Domestic diesel demand will peak in 2015 and decline by as much as 12.5% by 2030, according to a new forecast by energy market research firm PIRA Energy Group. The 32-page report was commissioned by the Fuels Institute and funded by the NATSO Foundation to analyze domestic diesel fuel use in U.S. and global markets.
The report predicts that diesel demand will peak in 2015 at 4 million barrels per day and decline to 3.5 million barrels per day by 2030.
The downward trend is being attributed to an increase in vehicle efficiency in the U.S. as well as growing adoption of natural gas among heavy duty trucks. While the report predicts a U.S. diesel peak in 2015, global diesel demand will continue to increase due to industrialization in emerging markets and its increased use as a global shipping fuel.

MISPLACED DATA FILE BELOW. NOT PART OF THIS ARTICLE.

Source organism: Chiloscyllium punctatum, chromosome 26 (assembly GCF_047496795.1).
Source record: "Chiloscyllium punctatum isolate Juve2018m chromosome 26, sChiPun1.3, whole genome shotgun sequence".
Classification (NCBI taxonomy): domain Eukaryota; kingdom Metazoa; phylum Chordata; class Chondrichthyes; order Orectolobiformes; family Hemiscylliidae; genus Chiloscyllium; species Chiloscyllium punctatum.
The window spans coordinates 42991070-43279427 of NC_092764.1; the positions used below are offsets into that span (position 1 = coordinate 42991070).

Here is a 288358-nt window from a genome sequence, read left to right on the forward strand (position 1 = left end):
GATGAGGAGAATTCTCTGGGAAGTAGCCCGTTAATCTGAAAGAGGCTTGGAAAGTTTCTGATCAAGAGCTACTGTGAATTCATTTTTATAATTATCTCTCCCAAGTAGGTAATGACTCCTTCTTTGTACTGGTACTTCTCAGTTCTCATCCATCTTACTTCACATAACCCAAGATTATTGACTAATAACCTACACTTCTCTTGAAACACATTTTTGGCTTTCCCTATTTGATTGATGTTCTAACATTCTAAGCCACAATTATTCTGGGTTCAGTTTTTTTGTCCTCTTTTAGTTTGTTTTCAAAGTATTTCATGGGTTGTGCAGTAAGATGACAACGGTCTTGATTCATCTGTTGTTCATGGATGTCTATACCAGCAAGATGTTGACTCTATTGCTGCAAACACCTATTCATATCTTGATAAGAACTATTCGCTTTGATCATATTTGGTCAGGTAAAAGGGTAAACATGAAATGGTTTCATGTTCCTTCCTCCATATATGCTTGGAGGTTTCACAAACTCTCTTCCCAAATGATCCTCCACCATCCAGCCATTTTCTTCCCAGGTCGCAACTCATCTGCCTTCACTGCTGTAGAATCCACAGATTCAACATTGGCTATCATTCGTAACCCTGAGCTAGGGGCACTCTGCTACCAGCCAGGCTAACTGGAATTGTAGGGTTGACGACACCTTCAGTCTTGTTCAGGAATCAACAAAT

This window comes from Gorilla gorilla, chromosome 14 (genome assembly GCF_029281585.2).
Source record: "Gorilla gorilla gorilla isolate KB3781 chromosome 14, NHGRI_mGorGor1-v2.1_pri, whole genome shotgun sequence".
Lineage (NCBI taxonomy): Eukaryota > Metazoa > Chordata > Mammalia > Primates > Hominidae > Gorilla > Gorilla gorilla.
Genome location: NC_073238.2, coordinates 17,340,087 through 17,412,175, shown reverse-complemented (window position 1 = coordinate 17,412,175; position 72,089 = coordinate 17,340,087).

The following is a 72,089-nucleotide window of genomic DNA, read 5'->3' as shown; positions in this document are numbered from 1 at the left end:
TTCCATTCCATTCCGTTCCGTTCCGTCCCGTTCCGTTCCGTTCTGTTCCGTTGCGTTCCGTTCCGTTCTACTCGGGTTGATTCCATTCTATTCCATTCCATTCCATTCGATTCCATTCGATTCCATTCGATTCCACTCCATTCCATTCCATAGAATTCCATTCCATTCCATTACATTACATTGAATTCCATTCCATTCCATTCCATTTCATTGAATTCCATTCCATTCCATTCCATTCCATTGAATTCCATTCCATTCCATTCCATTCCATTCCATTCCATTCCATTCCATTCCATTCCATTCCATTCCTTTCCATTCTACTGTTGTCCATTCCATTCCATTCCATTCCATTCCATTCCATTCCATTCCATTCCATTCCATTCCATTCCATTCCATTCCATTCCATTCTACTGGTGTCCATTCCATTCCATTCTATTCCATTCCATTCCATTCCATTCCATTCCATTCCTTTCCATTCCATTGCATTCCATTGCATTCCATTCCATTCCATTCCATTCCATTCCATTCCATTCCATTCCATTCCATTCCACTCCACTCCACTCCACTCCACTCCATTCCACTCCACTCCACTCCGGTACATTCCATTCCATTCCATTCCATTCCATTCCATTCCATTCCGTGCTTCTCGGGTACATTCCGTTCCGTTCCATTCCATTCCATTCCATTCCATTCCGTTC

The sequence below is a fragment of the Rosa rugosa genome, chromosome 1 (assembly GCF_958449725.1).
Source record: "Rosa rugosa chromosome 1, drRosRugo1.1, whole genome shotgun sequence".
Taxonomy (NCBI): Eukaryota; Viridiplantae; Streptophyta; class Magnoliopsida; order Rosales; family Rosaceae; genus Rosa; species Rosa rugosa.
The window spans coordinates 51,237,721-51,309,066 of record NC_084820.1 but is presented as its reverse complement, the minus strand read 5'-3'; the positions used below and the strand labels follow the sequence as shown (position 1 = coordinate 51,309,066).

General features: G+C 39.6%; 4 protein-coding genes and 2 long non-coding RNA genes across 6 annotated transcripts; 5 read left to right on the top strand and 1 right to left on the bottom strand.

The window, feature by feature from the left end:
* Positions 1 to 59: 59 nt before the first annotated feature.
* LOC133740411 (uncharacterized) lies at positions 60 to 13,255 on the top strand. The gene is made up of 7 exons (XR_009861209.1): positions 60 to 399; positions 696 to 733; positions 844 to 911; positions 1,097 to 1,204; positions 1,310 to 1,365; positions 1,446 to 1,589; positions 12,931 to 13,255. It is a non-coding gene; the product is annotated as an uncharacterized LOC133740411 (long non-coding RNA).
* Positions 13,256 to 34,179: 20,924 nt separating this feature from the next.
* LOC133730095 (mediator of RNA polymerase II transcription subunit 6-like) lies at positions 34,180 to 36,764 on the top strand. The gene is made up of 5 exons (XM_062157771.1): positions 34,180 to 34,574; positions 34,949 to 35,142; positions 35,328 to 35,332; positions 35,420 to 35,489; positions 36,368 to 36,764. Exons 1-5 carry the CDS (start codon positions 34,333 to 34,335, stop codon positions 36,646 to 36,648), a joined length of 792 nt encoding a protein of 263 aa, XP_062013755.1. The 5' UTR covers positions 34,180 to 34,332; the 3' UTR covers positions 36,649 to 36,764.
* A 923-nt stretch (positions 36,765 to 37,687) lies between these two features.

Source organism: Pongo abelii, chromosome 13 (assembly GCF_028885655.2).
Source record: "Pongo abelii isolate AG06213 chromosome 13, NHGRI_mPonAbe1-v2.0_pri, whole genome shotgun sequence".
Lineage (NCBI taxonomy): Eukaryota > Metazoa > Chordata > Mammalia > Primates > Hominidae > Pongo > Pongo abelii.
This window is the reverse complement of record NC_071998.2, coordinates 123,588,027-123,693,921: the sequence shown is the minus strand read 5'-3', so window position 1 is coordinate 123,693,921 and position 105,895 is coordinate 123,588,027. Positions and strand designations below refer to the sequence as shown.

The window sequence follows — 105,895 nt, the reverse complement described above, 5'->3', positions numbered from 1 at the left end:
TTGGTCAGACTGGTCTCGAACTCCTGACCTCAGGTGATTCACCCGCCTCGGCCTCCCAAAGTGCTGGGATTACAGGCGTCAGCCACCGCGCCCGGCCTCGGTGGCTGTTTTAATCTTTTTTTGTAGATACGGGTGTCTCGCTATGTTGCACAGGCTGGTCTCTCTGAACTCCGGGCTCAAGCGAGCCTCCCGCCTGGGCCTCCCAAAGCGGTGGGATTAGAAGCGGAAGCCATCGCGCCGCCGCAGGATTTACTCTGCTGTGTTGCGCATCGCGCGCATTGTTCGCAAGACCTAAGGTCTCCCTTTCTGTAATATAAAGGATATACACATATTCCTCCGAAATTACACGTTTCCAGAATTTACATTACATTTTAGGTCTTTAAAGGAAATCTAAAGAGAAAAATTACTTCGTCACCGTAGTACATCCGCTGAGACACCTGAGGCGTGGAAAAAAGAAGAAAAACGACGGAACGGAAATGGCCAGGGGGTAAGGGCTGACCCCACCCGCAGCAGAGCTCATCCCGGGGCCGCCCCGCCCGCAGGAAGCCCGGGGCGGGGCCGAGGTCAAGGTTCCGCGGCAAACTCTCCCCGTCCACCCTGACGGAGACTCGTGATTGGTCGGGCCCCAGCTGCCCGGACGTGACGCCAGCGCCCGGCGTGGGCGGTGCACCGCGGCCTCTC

“Changing consumer demand for diesel fuel will have a significant effect on fuel retailers and the U.S. economy,” said Lisa Mullings, president of NATSO. “This report will help truckstops and travel plazas develop a sound strategy for optimizing these market changes.”
In light-duty vehicles, diesel use is expected to triple in the U.S. by 2030 but it will be offset by the decline in heavy-duty use and by hybrid, electric and alternative fuel powertrains. With the decrease in domestic diesel demand, the U.S. is poised to expand its role as an exporter of the fuel as worldwide demand continues to grow, the report found.
“The U.S. is very well positioned to supply its own domestic fuel needs while also playing a growing role as a global product exporter,” said John Eichberger, Fuels Institute executive director. “This is good news for fuel consumers as it indicates this shift in consumption patterns should not create economic imbalances.”
For more information click here.